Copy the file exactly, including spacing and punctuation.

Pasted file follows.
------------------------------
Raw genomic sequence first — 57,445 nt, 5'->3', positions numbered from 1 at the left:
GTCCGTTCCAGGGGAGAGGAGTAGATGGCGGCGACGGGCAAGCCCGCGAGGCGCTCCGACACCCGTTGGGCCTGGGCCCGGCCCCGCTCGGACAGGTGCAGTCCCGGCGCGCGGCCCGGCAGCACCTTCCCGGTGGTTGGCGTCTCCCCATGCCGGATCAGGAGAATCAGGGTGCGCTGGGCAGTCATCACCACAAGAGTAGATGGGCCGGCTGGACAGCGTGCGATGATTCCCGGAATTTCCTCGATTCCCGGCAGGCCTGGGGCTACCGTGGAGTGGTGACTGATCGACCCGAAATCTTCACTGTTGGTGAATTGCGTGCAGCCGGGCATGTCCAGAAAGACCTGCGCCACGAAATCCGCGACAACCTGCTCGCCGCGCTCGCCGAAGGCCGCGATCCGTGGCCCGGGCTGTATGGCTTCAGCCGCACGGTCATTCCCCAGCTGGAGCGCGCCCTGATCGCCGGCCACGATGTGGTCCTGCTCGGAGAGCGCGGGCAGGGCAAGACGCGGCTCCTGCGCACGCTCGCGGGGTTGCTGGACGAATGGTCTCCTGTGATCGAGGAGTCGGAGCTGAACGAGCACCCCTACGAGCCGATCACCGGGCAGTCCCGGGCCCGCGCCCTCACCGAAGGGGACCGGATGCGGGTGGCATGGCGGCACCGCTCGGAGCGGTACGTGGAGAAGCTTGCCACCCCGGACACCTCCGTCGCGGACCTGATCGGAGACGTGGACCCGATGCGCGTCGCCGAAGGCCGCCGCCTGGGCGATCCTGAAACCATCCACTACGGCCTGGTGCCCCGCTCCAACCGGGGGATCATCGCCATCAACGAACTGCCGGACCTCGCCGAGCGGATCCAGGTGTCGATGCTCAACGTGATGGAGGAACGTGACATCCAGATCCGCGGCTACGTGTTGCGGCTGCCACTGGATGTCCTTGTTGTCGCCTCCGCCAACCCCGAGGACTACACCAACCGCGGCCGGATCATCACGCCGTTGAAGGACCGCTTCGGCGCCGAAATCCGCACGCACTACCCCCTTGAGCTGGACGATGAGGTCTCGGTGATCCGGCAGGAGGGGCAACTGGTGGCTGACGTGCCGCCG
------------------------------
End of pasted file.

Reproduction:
Raw genomic sequence first — 57,445 nt, 5'->3', positions numbered from 1 at the left:
GTCCGTTCCAGGGGAGAGGAGTAGATGGCGGCGACGGGCAAGCCCGCGAGGCGCTCCGACACCCGTTGGGCCTGGGCCCGGCCCCGCTCGGACAGGTGCAGTCCCGGCGCGCGGCCCGGCAGCACCTTCCCGGTGGTTGGCGTCTCCCCATGCCGGATCAGGAGAATCAGGGTGCGCTGGGCAGTCATCACCACAAGAGTAGATGGGCCGGCTGGACAGCGTGCGATGATTCCCGGAATTTCCTCGATTCCCGGCAGGCCTGGGGCTACCGTGGAGTGGTGACTGATCGACCCGAAATCTTCACTGTTGGTGAATTGCGTGCAGCCGGGCATGTCCAGAAAGACCTGCGCCACGAAATCCGCGACAACCTGCTCGCCGCGCTCGCCGAAGGCCGCGATCCGTGGCCCGGGCTGTATGGCTTCAGCCGCACGGTCATTCCCCAGCTGGAGCGCGCCCTGATCGCCGGCCACGATGTGGTCCTGCTCGGAGAGCGCGGGCAGGGCAAGACGCGGCTCCTGCGCACGCTCGCGGGGTTGCTGGACGAATGGTCTCCTGTGATCGAGGAGTCGGAGCTGAACGAGCACCCCTACGAGCCGATCACCGGGCAGTCCCGGGCCCGCGCCCTCACCGAAGGGGACCGGATGCGGGTGGCATGGCGGCACCGCTCGGAGCGGTACGTGGAGAAGCTTGCCACCCCGGACACCTCCGTCGCGGACCTGATCGGAGACGTGGACCCGATGCGCGTCGCCGAAGGCCGCCGCCTGGGCGATCCTGAAACCATCCACTACGGCCTGGTGCCCCGCTCCAACCGGGGGATCATCGCCATCAACGAACTGCCGGACCTCGCCGAGCGGATCCAGGTGTCGATGCTCAACGTGATGGAGGAACGTGACATCCAGATCCGCGGCTACGTGTTGCGGCTGCCACTGGATGTCCTTGTTGTCGCCTCCGCCAACCCCGAGGACTACACCAACCGCGGCCGGATCATCACGCCGTTGAAGGACCGCTTCGGCGCCGAAATCCGCACGCACTACCCCCTTGAGCTGGACGATGAGGTCTCGGTGATCCGGCAGGAGGGGCAACTGGTGGCTGACGTGCCGCCG